Tonight I am going to discuss a book that I finished just last night. This book has kept me up very late for the past several nights, because it was so interesting that I just couldn’t put it down and close my eyes. The book is
Educated: a Memoir, Tara Westover (2018)
As suggested by the title, this is a true story of a young woman’s extraordinary life, told in first person. Tara Westover was born and raised in the mountains of Idaho, where her father owned and operated a scrapyard and her mother was a midwife and made herbal remedies, which she sold to her neighbors. The family was Mormon, but as Westover is careful to explain, this is not a story about Mormonism or religion in general. Westover’s father was a paranoid survivalist who did not believe in public education or standard medical treatment. He spent a lot of time, money, and energy preparing for the “End Times,” which he believed were going to come along at any minute. Westover recalls the glee with which her dad approached the new millennium, believing (as many people did) that the national infrastructures would grind to a halt because of faults in computer software that could not comprehend a date of <00>. She records the resulting disappointment and struggle to adjust the whole family experienced when the dreaded Y2K did not materialize.
Due to her father’s suspicion that public education was a tool of the government and the socialist “Illuminati,” Westover and three of her older siblings never attended a day of school. Taught to read by her mother, she was mostly left to learn what she wanted to on her own. The home contained very little in the way of educational resources, and no one supervised or tested what learning might have taken place.
Instead, Westover and her other siblings were expected to work in the scrapyard, hauling junk and operating machinery that was way too complicated and dangerous for such young workers. Westover was only ten years old when she started working int the junkyard, which was done after her other chores, which included cooking and cleaning in the house and feeding and caring for livestock in the barn. Although there were moments of freedom and joy when she was able to ride on her horse or explore the wilds of the mountain, the majority of her time as a girl and a teenager was spent doing hard labor for her father.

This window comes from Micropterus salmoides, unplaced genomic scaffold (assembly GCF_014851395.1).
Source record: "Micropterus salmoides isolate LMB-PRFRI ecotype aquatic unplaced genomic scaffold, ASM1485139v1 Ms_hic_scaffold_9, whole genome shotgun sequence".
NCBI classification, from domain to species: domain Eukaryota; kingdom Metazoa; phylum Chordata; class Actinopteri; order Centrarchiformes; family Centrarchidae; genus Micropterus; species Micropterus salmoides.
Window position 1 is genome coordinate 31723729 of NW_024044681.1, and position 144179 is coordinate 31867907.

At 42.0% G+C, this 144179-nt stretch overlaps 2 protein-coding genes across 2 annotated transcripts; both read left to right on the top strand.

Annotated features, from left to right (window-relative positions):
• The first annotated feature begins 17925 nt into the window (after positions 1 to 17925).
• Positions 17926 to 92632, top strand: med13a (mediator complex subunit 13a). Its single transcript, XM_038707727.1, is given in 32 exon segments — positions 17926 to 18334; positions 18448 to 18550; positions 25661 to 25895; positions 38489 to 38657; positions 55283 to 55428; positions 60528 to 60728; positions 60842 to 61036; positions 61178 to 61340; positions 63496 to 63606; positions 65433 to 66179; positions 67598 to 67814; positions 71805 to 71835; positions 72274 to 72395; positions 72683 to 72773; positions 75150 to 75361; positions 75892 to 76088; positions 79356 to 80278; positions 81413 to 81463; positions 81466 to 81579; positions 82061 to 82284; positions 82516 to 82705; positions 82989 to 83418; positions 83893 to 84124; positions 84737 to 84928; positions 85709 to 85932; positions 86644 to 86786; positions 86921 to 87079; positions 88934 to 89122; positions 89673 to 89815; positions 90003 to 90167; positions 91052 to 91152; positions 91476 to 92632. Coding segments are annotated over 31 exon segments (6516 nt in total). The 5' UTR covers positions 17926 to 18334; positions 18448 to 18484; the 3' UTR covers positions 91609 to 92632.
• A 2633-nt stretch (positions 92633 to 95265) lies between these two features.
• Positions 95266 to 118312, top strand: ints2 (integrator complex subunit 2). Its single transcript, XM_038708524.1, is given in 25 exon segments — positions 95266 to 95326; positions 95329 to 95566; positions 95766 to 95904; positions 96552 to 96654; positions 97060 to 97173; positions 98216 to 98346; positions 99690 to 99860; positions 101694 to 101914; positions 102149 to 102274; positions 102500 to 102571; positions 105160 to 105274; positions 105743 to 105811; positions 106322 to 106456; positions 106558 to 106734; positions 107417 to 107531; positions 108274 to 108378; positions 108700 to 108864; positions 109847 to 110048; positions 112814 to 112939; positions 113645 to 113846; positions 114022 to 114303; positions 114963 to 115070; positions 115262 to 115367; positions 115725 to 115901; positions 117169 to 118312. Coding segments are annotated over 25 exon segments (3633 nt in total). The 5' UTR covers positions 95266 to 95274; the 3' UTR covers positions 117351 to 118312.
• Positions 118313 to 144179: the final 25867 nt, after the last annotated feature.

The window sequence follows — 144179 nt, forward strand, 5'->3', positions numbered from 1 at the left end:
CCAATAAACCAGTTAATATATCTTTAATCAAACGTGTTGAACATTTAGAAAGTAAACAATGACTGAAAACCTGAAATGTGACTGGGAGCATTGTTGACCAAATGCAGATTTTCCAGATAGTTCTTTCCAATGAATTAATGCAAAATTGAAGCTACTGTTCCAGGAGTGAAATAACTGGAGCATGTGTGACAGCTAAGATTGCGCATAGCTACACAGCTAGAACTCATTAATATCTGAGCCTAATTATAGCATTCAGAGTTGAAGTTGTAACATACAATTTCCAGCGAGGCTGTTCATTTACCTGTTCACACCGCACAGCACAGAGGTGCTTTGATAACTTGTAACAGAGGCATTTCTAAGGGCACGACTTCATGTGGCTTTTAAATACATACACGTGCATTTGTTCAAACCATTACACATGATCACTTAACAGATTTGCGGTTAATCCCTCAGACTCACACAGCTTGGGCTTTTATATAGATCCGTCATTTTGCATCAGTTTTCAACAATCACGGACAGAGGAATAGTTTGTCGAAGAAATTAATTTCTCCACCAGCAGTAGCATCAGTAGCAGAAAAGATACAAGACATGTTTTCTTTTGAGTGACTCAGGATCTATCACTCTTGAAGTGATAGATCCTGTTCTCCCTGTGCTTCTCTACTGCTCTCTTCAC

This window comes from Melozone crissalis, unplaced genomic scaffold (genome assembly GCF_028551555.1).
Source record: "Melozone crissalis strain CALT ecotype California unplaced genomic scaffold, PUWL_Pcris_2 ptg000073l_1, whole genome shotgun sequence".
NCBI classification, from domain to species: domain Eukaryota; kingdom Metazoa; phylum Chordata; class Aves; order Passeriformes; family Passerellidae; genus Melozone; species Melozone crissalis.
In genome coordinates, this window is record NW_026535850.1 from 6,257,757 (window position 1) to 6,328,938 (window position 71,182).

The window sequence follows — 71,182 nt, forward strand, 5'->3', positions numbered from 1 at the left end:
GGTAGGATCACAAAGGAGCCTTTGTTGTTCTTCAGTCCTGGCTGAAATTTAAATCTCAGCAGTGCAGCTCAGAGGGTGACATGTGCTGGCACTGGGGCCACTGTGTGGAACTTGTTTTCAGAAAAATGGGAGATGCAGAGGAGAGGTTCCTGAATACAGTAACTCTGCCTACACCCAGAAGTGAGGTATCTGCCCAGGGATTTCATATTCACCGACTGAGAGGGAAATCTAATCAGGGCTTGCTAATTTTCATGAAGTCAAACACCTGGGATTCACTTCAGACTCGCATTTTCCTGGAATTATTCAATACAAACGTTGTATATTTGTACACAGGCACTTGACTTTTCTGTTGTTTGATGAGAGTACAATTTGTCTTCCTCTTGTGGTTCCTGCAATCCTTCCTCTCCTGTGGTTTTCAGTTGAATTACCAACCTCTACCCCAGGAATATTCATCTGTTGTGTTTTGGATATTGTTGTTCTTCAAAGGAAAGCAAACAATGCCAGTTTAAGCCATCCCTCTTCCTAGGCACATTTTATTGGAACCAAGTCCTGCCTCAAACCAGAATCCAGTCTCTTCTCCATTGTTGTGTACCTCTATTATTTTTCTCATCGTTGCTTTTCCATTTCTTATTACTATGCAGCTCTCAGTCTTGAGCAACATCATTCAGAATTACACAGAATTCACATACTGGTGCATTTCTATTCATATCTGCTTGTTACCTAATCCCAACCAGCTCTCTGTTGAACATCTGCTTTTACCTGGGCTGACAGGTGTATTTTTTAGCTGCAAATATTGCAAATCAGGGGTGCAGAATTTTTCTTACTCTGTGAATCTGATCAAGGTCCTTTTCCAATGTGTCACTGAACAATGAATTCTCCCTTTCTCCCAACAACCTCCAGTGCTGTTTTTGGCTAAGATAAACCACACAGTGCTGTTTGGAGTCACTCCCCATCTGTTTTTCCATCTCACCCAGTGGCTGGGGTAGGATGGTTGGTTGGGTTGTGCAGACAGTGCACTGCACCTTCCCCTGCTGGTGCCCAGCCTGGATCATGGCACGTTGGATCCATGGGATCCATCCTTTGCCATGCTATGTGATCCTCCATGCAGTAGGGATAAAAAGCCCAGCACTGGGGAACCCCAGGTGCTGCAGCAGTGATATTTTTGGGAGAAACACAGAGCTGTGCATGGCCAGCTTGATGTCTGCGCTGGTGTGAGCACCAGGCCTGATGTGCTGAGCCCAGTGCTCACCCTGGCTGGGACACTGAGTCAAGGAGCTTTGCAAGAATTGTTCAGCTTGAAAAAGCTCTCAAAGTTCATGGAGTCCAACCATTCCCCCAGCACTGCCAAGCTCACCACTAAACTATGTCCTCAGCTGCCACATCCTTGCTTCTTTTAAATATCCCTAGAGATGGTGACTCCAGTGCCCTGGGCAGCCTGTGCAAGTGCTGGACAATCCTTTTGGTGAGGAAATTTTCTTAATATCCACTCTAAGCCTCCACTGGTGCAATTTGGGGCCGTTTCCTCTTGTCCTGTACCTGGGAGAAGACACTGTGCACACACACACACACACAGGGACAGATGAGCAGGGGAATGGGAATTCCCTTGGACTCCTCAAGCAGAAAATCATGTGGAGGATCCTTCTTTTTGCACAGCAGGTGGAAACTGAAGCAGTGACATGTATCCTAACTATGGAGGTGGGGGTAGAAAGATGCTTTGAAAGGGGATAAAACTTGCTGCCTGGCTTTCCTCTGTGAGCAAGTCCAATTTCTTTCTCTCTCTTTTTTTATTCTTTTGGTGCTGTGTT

In spite of this hardship, Westover was inspired by her friendship with a boy in town to aspire to higher education. She applied and was ultimately accepted as a student at Brigham Young University, the Mormon institution in Provo, Utah. Her experiences as a student who had never before taken an exam or participated in a classroom provide very interesting reading. Eventually, she performed so well that she earned a summer scholarship to Cambridge, which led to her acceptance in that university’s graduate program. The girl whose childhood universe had been limited to her family’s land and the nearby town was now trying to adjust to life and relationships in a much wider world. Eventually, she earned a PhD and is currently involved in post-doctoral research.
More interesting than her adventures is her struggle with accommodating her old life into her new self. Having spent so many years under the absolute authority of her tyrannical and unreasonable father, she wrestled with issues of personal worth and self-acceptance. She suffered through various injuries and medical traumas caused by her dad’s careless insistence on speed versus safety, and she experienced physical abuse from an older brother. The hardest thing for her to deal with was the ways her mother and siblings covered up for their patriarch and each other, not wanting to accept the reality of their own lives. This is powerful stuff.
Another theme that runs through the book is Westover’s coming to grips with feminism. As most Mormon women are expected to be stay-at-home moms, she wondered what was wrong with her for not wanting that ideal. She wanted to study history and social philosophy, which were not appropriate subjects for females. My heart was broken for her as she recorded her mental and emotional struggles with issues like these. Yet her observations led to empowering conclusions, like this:
…there was a single line written by John Stuart Mill that, when I read it, moved the world: “It is a subject on which nothing final can be known.” The subject Mill had in mind was the nature of women. Mill claimed that women have been coaxed, cajoled, shoved, and squashed into a series of feminine contortions for so many centuries, that it is now quite impossible to define their natural abilities or aspirations.
Blood rushed to my brain; I felt an animating surge of adrenaline, of possibility, of a frontier being pushed outward. Of the nature of women, nothing final can be known. Never had I found such comfort in a void, in the black absence of knowledge. It seemed to say: whatever you are, you are woman.
I can’t recommend this book highly enough. It was a pleasure to read because it’s very well-written, and the story and themes resonated deeply with me. The author’s intelligence and honesty spill from every page. Have you read this yet? Let me know what YOU think!